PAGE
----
I also read through Atmel’s patent, and it felt pretty broad to me – which made me wonder whether Atmel might consider UniPixel to be infringing. As you might expect, Atmel had no comment on the matter.

Meanwhile, on the newer side of touch comes Peratech with their QTC quantum tunneling technology. This is applied as an ink – a “functional ink” to be specific. Meaning that the ink does something more than just sitting there looking pretty. It’s imbued with particles: acicular ones that are semiconducting and spherical ones that are insulating.

Now, the first order of business is to figure out what in the blazes “acicular” means. Turns out it’s a type of crystal formation (or “habit”) that is needle-like. They’re not prismatic, which are also needle-like but have a square-edged cross-section and are less sharp, and they’re not fibrous, which would make them thinner, even bendable. Looking at the SEM of the material, the practical meaning is that they’re little rods.

The matrix that forms with the ink appears to have three important components. The rods provide semiconducting capability; the beads separate the rods and keep them from agglomerating and forming a larger crystal or aligning during printing; and there are voids between them that make the whole thing compressible.

OK, so what? Well, first of all, since it’s an ink, it can, in theory, be printed on anything. But, more importantly, it appears to be exquisitely sensitive to very light touches – so much so that you can put it behind stainless steel or glass (OK, not a huge chunk, but a thin panel), and it will still detect touch. They claim that most other “highly-loaded composites” fail to detect anything below 5 N of force.

Now… I don’t know about you, but I don’t have a good everyday sense of how much a newton is. Well, it turns out that 1 N is roughly a quarter pound, the weight of an apple (I’d mention how fitting it is to equate a newton with an apple, but, alas, I already saw that mentioned in my research, so it’s not a new idea). This means that other attempts at technology like this would require 5 apples before they would register well.  By contrast, the QTC stuff starts to bud at 0.01 N and is in full flower by 0.1 N. That’s 50 or more times more sensitive.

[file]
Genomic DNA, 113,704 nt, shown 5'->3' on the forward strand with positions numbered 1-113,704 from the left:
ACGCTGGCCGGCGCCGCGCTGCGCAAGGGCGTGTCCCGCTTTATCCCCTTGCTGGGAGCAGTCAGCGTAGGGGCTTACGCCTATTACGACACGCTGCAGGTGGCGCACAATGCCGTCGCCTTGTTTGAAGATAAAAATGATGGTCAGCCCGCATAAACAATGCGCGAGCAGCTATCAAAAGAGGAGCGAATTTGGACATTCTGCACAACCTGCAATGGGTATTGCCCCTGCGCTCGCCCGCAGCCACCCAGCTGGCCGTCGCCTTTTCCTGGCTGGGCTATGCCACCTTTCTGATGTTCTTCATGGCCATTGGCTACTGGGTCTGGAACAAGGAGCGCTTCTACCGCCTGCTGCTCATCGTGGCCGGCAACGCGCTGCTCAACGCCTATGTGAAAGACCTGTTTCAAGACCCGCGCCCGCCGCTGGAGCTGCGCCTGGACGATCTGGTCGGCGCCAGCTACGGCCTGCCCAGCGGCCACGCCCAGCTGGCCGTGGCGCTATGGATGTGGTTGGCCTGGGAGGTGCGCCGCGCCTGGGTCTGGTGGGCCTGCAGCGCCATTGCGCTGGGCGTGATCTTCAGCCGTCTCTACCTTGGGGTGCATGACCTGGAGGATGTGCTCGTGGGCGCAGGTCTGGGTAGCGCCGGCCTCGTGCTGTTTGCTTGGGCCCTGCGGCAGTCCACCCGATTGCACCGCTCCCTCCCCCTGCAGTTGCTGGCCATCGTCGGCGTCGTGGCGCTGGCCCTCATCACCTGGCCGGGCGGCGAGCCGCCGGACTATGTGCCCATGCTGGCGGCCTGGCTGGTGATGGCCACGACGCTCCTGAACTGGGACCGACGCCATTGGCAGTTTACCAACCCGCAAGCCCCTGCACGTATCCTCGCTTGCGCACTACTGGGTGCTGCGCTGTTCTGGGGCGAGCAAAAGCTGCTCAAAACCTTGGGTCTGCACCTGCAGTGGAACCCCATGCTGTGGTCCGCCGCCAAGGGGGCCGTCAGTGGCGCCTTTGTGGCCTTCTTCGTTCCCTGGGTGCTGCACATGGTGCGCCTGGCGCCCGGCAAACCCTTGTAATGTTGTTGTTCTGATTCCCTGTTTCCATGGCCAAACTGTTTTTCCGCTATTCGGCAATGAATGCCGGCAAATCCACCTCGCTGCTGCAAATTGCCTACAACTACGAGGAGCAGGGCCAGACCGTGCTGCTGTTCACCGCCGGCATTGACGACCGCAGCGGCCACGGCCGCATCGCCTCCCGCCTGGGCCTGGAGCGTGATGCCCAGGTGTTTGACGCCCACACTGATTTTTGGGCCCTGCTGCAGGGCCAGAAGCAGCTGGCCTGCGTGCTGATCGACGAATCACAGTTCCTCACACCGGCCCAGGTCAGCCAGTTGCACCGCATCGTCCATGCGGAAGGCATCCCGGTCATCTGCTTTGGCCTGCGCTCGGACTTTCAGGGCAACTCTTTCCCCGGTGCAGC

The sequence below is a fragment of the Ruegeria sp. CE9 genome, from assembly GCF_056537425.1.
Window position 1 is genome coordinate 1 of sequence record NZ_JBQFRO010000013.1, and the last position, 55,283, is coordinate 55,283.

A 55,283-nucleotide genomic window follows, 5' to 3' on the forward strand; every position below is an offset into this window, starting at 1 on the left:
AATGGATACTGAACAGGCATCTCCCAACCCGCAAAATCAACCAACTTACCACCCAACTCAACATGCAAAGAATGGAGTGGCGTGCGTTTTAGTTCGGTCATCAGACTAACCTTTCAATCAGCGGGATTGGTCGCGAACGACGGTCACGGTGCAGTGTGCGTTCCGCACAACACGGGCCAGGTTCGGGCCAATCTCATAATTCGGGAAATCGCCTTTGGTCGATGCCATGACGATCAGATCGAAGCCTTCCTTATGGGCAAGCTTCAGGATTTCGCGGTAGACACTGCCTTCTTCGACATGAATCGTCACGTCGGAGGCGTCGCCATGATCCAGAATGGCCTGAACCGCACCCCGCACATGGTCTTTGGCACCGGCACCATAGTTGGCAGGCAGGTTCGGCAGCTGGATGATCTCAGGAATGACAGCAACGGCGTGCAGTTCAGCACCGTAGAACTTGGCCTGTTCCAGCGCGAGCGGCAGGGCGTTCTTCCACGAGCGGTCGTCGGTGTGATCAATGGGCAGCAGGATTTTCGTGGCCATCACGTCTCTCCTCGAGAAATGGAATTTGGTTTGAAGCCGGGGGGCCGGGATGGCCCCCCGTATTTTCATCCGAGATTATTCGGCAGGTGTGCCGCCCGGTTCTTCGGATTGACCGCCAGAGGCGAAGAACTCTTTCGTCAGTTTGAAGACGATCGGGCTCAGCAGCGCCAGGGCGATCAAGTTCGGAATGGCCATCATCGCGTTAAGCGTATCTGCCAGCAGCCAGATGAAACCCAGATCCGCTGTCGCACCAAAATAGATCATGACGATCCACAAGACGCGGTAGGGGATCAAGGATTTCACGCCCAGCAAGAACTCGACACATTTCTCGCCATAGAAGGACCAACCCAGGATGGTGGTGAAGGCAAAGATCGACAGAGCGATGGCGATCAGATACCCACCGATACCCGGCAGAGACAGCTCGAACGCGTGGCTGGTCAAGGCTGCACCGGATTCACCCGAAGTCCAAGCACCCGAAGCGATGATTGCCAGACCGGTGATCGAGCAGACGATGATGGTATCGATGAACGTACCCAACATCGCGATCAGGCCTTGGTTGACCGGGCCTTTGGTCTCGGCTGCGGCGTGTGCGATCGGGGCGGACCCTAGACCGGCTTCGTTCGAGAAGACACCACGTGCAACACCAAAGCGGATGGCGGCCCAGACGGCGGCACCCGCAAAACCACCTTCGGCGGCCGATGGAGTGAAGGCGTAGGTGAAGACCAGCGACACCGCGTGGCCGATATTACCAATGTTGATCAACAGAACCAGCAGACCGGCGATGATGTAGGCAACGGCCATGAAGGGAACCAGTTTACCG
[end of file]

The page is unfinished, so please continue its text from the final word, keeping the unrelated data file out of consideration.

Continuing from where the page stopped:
A paper describing their work on this contains much analysis of the possible mechanisms at work. At a gross level, pressure pushes the semiconducting rods together so that they can semiconduct. Digging beyond that, there appear to be two regimes: a low-pressure one, which has a non-linear IV curve thought possibly to arise from field-assisted quantum tunneling mechanisms, and a higher-pressure one, where ohmic processes predominate, leading to a linear IV curve.

Both curves exhibit hysteresis, with the high-pressure hysteresis reversed from that at low-pressure. They identify several possible physical mechanisms involving impurity states and various forms of tunneling; it feels like there’s a lot going on (and that they were still sorting through the details as of publication).

Peratech isn’t manufacturing this stuff themselves; they are licensing it out as IP. They appear to be getting traction with big consumer items: cars and white goods (dishwashers, washing machines, etc.).

So now we have two more ways to incorporate touch into everything. Just in time to have some health department discover that touch transmits disease, and now we need to go to proximity…


More info:

Atmel XSense

Atmel MaxTouch T Series announcement (which got me going on the FLM quest)

Peratech QTC announcement

Peratech QTC paper (seems to require a login to get more than the abstract; may require payment)

2 thoughts on “More Touch”

  1. Interesting comments about UniPixel. Of course much of the indignation is over their announcement of the PC OEM partner last winter which caused the big stock price run-up.

    But I think there is more to be concerned about. The company calls the pattern creation process “embossing,” but is it really? If so it would seem that it would actual deform a plastic substrate. Maybe OK, maybe not, but if true seems to rule out using the process on thin glass which is becoming more and more available, and desirable in some touchscreen designs. It seems more likely that the image deposition is simply offset printing.

    Further, no copper is embossed, deposited, plated or whatever at this stage. That comes later, clearly in a chemical process, performed by an outside vendor! So one of the essential steps in the overall process is not even performed by UniPixel. Did UniPixel develop the deposition process? Do they have good control over that process. Who knows?

    Lastly, nothing I can find from UniPixel says they are doing anything to control corrosion of the copper or the reflectivity of it in a touchscreen. I assume they are counting on encapsulating the copper in adhesive and plastic to handle some or all of the corrosion, but it would be nice if they were more forthcoming about this detail. Similarly, what are they doing to reduce reflectivity?

    I’d say the investors that got burned didn’t do enough due diligence.